It’s not often you can refer to someone as one of the best, if not the best, hockey players in the world. Bobby Orr, Wayne Gretzky, and Mario Lemieux all held that distinction during their careers. It would not be unfair to throw former Detroit Red Wings superstar Sergei Fedorov into that category as well. Now, Fedorov joins those three and many other former NHL stars as he is enshrined in the NHL Hall of Fame today.
In the 1970s and 80s, North Americans could only compliment a few things that the Soviet Union did across the Atlantic. While highly dangerous, their ability to build weapons rivaled that of the United States. Their production of another form of weapon—hockey players—matched that of the U.S. and Canada as well.
Fedorov came up through the Soviet Red Army system the same way Igor Larionov, Sergei Makarov, Pavel Bure, Slava Fetisov, and Vladislav Tretiak did, only to name a few. He learned to play a two-way game in the Soviet system that, when combined with his offensive flair, made him even more dangerous on the ice.
Because he was behind the Soviet wall, NHL teams passed on him at the 1989 draft because, while they agreed he had talent, few Soviet players were ever drafted because the likelihood of them playing for their NHL was slim. The Red Wings took a chance on Fedorov in the fourth round of their historic 1989 draft and were not disappointed.
Bursting onto the Scene
After the Red Wings had drafted Fedorov, they arranged for him to join the team prior to the 1990-91 season, though that was easier said than done. Detroit had to secretly liberate Fedorov from Soviet possession, helping him defect while his Soviet team was in Seattle for a tournament. Upon arriving in Detroit, the franchise changed forever.
In Fedorov’s first season with the Red Wings, he combined with Steve Yzerman for a powerful one-two punch on offense, putting up 79 points in 77 games. In addition, he helped the Red Wings make the playoffs that year. And the next year. And the year after that. And the year after that. And every year throughout his tenure in Detroit.
Fedorov averaged a point per game in each of his first six years in Detroit, including the 1993-94 campaign when he won the Lester Pearson Award (now Ted Lindsay Award) and Hart Trophy after a 56-goal, 120-point season. He and Yzerman continued to lead the Red Wings as the top-two centers on the team, something that Fedorov both enjoyed and disliked.
While he had a great personal relationship with Yzerman, Fedorov was not the biggest fan of playing second fiddle to the long-time Detroit captain. He was a younger and arguably more talented player than Yzerman at that stage of their careers.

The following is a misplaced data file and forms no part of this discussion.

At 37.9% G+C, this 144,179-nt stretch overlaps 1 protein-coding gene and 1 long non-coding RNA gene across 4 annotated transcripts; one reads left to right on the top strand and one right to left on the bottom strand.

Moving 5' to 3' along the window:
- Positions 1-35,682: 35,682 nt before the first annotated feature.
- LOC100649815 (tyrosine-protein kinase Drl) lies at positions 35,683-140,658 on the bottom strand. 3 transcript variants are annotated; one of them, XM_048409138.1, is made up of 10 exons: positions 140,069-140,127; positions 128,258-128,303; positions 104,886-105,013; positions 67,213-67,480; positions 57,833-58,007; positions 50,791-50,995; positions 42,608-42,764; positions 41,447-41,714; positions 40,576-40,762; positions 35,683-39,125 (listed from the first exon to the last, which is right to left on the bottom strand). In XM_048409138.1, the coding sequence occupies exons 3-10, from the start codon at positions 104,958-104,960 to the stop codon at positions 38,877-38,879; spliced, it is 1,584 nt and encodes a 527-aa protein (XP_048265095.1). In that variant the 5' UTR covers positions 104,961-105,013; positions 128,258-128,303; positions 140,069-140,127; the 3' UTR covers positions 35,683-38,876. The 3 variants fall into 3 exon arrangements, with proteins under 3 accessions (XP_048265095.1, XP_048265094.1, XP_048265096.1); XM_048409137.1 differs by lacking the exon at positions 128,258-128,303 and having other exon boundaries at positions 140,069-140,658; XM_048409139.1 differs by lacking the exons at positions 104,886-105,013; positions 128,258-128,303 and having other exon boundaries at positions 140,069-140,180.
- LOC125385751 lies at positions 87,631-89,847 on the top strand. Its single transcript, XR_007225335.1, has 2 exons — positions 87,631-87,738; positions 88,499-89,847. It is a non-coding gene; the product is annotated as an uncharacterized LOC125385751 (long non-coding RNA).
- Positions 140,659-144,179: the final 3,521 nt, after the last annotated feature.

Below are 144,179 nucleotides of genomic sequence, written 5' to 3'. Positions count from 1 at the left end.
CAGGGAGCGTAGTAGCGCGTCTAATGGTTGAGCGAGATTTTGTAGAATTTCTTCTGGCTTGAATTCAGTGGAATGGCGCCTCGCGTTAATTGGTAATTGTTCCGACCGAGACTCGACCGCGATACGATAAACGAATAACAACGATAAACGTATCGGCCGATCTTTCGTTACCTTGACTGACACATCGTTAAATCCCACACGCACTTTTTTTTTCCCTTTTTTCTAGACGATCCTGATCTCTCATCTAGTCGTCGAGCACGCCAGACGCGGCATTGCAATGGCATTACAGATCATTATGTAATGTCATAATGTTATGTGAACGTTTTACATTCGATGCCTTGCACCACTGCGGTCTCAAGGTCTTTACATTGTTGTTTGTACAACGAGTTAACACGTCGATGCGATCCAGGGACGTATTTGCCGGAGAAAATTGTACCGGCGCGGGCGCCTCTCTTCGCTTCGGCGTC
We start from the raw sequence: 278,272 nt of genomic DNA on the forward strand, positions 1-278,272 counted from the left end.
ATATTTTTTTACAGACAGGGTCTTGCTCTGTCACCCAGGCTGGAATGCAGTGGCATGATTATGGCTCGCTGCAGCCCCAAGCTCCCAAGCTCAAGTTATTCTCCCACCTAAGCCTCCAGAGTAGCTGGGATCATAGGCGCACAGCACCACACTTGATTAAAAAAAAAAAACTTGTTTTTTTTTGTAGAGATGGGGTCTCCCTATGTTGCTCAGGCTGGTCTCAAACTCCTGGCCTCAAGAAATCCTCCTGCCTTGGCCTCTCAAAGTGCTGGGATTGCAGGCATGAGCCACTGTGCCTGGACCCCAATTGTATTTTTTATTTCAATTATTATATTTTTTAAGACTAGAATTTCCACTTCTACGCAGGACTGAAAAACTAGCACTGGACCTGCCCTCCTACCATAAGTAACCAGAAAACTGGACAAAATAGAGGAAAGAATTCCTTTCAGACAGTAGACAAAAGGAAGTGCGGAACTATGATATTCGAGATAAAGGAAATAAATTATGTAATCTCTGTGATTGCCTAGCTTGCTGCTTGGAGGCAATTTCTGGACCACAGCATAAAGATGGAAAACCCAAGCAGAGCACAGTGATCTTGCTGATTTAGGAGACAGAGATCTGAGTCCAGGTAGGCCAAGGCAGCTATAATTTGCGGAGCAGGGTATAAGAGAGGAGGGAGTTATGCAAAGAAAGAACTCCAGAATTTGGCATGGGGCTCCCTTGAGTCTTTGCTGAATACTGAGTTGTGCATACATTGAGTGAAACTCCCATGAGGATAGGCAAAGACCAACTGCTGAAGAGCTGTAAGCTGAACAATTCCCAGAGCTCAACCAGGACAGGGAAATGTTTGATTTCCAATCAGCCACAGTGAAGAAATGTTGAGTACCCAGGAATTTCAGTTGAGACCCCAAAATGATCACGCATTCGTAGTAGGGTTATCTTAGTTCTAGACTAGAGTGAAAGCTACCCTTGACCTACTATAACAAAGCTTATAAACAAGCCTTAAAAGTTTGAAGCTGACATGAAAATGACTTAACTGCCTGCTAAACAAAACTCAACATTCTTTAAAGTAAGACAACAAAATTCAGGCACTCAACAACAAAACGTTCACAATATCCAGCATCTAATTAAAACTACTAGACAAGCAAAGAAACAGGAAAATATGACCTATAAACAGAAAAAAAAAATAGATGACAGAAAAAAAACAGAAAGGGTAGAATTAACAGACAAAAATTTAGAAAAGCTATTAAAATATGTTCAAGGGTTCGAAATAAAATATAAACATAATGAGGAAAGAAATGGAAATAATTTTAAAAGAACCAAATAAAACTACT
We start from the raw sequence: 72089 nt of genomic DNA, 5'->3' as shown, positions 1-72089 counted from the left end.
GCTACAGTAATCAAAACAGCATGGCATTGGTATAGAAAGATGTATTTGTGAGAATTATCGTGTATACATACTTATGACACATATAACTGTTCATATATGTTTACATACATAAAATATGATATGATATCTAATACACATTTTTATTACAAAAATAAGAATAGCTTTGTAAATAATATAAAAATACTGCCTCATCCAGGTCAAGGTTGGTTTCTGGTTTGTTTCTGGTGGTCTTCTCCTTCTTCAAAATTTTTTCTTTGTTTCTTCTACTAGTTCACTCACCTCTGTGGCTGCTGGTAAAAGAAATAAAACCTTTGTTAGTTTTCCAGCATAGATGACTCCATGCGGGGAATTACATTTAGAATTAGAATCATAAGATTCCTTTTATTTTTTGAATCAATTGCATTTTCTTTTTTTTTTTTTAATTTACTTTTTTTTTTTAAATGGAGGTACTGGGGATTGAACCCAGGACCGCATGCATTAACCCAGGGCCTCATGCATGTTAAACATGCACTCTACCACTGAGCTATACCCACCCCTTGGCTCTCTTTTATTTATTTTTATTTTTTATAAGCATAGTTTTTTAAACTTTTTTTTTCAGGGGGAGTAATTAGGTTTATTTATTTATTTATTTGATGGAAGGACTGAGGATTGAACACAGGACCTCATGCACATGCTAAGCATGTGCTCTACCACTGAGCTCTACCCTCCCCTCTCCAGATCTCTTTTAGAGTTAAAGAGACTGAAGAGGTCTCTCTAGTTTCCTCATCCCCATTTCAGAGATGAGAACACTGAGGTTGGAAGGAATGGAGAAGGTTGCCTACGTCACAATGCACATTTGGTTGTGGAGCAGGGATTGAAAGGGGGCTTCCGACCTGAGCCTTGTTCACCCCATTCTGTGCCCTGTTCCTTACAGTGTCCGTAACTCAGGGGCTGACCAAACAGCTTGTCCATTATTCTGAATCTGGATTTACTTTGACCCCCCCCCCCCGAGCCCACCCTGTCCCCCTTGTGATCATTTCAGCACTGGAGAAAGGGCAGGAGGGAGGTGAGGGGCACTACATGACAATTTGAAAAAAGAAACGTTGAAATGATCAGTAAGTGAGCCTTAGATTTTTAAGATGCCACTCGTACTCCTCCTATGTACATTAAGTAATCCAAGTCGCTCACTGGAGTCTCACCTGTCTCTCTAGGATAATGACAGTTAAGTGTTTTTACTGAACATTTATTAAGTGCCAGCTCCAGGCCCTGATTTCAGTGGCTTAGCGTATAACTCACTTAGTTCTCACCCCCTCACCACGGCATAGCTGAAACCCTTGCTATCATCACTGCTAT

Prior to the 1997-98 NHL season, Fedorov held out for a larger contract, missing 75% of the season in the process. Upon returning, Fedorov did not disappoint. He was considered one of the best hockey players in the world during the life of the contract he eventually signed. Fedorov won the 1998 and 2002 Stanley Cup with the Red Wings and made the NHL All-Star Game in 2001, 2002, and 2003. As the top player on the best team of the late-90s and early-2000s, Fedorov would sometimes have issues with his ice time and role, leading him to spurn the Red Wings’ contract offer when he became an unrestricted free agent after the 2002-03 season.
Fedorov would sign with Mike Babcock’s Anaheim Mighty Ducks and go on to play six more seasons in the NHL for Anaheim, Columbus, and Washington in more of a mentor role.
Though controversial at times, his will to win and overall competitiveness were the perfect complement to his easy-going attitude. That down-to-Earth persona was best exemplified by an interaction with a coworker of mine during a pick-up game.
Fedorov trained with Gretzky in Los Angeles after his 1994 MVP season and would often play hockey for fun with friends in the area. In a “I know a guy who knows a guy who knows a guy…” story, my coworker, Rick, is a close friend of Gretzky’s former teammate, Randy Gregg, and found himself on the ice for a pick-up game with Gregg, Gretzky, and Fedorov. Rick was defending his net and accidentally took down an opponent when he was about to score. It was Fedorov.
Now the league’s MVP could have cursed out a now frightened Rick for nearly injuring him, but Fedorov instead laughed it off and said, “not too many guys could keep me from scoring there.” He got up, tapped him on the shin pads, and skated away.
Without a doubt, Fedorov was one of the best players of his generation. He won three Stanley Cups with the Red Wings to go along with his Hart and Lester Pearson Awards. Fedorov racked up 483 goals and 1179 points in his career, both tops (for now) for Russian-born players. His play was not just on the offensive side though. Fedorov won the Selke Trophy as top defensive forward in 1994 and 1996. He would also play defense from time-to-time for the Red Wings when Scotty Bowman needed to bolster an injury-riddled blue line.
His two-way play helped further a culture in Detroit that still exists today. Along with Yzerman, Fedorov could be counted on in his own end and could shadow the opposing teams’ top players, all while contributing offensively. This is something he passed down to Pavel Datsyuk and Henrik Zetterberg, who are now teaching the same methods to Detroit’s younger players today.
Because of players like Fedorov, the contemporary NHL superstar is just as effective in his own zone as the offensive zone. Very rarely do you see one-dimensional players succeeding in today’s NHL. Jonathan Toews, Sidney Crosby, Datsyuk, and Zetterberg are prime examples. Just like the white Nikes he donned, Fedorov made two-way play trendy in the NHL.
Congratulations, Sergei. Thank you for all the memories as a Red Wing.